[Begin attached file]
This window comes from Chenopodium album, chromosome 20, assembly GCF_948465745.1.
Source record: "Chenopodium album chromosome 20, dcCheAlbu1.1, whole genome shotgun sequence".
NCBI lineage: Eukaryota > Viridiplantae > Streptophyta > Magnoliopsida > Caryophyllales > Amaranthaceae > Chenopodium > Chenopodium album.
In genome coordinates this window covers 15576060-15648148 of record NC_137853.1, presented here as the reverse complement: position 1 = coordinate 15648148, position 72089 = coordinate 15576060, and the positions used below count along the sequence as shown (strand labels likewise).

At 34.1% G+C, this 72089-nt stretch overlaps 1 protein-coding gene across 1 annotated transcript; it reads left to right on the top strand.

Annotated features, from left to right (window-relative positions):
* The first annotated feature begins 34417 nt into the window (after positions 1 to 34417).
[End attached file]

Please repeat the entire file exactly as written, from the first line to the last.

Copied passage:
This window comes from Chenopodium album, chromosome 20, assembly GCF_948465745.1.
Source record: "Chenopodium album chromosome 20, dcCheAlbu1.1, whole genome shotgun sequence".
NCBI lineage: Eukaryota > Viridiplantae > Streptophyta > Magnoliopsida > Caryophyllales > Amaranthaceae > Chenopodium > Chenopodium album.
In genome coordinates this window covers 15576060-15648148 of record NC_137853.1, presented here as the reverse complement: position 1 = coordinate 15648148, position 72089 = coordinate 15576060, and the positions used below count along the sequence as shown (strand labels likewise).

At 34.1% G+C, this 72089-nt stretch overlaps 1 protein-coding gene across 1 annotated transcript; it reads left to right on the top strand.

Annotated features, from left to right (window-relative positions):
* The first annotated feature begins 34417 nt into the window (after positions 1 to 34417).